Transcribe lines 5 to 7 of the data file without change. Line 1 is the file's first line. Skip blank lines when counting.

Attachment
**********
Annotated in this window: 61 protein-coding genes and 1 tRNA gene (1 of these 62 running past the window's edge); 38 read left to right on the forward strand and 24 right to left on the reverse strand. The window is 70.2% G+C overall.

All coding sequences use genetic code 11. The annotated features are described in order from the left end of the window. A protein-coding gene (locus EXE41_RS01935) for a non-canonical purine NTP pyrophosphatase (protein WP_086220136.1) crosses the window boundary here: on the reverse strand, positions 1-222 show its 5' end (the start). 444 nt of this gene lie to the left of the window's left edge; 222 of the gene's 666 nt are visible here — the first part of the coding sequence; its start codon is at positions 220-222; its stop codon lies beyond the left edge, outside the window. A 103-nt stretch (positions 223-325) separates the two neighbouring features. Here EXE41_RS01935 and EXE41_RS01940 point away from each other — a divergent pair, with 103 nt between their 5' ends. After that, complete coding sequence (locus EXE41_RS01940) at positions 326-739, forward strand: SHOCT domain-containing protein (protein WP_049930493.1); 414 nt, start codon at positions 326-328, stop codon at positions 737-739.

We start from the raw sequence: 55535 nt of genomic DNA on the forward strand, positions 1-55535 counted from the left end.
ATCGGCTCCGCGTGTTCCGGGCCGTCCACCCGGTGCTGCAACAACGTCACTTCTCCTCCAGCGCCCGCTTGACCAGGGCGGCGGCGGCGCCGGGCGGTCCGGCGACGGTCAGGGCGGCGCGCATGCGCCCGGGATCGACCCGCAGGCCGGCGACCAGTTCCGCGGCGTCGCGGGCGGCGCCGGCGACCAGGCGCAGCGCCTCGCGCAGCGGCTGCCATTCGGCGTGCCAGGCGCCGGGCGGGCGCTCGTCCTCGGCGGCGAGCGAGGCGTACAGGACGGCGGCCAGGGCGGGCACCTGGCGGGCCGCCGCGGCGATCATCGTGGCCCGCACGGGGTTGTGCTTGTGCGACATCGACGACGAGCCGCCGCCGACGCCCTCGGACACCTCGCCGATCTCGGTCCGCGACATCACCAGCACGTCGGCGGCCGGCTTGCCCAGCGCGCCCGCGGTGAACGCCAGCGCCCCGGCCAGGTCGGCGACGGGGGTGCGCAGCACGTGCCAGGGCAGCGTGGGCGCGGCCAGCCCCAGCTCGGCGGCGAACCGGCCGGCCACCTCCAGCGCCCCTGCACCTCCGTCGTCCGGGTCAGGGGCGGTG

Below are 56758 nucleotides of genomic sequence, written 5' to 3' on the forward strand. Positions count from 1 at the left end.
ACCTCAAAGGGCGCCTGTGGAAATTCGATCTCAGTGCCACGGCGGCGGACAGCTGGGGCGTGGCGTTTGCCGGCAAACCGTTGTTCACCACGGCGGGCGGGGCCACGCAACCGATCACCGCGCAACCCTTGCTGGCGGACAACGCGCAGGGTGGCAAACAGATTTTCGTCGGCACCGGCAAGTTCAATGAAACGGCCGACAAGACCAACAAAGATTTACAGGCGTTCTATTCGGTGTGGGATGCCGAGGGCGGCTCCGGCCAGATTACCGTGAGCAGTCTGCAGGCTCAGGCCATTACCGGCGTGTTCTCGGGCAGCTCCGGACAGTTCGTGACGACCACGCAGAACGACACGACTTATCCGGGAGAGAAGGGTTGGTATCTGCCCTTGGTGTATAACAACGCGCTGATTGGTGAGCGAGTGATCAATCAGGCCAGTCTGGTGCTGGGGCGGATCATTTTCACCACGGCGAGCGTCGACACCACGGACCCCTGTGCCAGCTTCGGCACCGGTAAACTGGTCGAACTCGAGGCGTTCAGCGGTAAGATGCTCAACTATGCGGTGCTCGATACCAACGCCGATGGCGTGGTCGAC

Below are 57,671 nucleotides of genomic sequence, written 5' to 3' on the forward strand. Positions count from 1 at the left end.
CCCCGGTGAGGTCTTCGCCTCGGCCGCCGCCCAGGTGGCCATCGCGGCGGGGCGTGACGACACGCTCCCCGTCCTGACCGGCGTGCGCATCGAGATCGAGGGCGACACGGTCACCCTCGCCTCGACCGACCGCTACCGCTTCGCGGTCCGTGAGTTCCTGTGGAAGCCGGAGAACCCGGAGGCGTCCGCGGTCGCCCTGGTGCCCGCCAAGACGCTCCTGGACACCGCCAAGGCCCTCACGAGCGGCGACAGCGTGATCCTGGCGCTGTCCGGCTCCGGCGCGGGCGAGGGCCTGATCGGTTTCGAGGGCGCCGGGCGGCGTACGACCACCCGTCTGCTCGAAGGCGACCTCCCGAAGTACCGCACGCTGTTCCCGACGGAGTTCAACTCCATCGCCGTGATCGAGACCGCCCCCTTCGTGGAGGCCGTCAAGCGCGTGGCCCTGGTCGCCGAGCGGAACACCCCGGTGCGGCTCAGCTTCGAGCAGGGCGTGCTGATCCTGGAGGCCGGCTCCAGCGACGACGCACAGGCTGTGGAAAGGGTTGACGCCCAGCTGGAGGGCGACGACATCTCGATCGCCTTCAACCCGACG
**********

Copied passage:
Below are 56758 nucleotides of genomic sequence, written 5' to 3' on the forward strand. Positions count from 1 at the left end.
ACCTCAAAGGGCGCCTGTGGAAATTCGATCTCAGTGCCACGGCGGCGGACAGCTGGGGCGTGGCGTTTGCCGGCAAACCGTTGTTCACCACGGCGGGCGGGGCCACGCAACCGATCACCGCGCAACCCTTGCTGGCGGACAACGCGCAGGGTGGCAAACAGATTTTCGTCGGCACCGGCAAGTTCAATGAAACGGCCGACAAGACCAACAAAGATTTACAGGCGTTCTATTCGGTGTGGGATGCCGAGGGCGGCTCCGGCCAGATTACCGTGAGCAGTCTGCAGGCTCAGGCCATTACCGGCGTGTTCTCGGGCAGCTCCGGACAGTTCGTGACGACCACGCAGAACGACACGACTTATCCGGGAGAGAAGGGTTGGTATCTGCCCTTGGTGTATAACAACGCGCTGATTGGTGAGCGAGTGATCAATCAGGCCAGTCTGGTGCTGGGGCGGATCATTTTCACCACGGCGAGCGTCGACACCACGGACCCCTGTGCCAGCTTCGGCACCGGTAAACTGGTCGAACTCGAGGCGTTCAGCGGTAAGATGCTCAACTATGCGGTGCTCGATACCAACGCCGATGGCGTGGTCGAC

Below are 57,671 nucleotides of genomic sequence, written 5' to 3' on the forward strand. Positions count from 1 at the left end.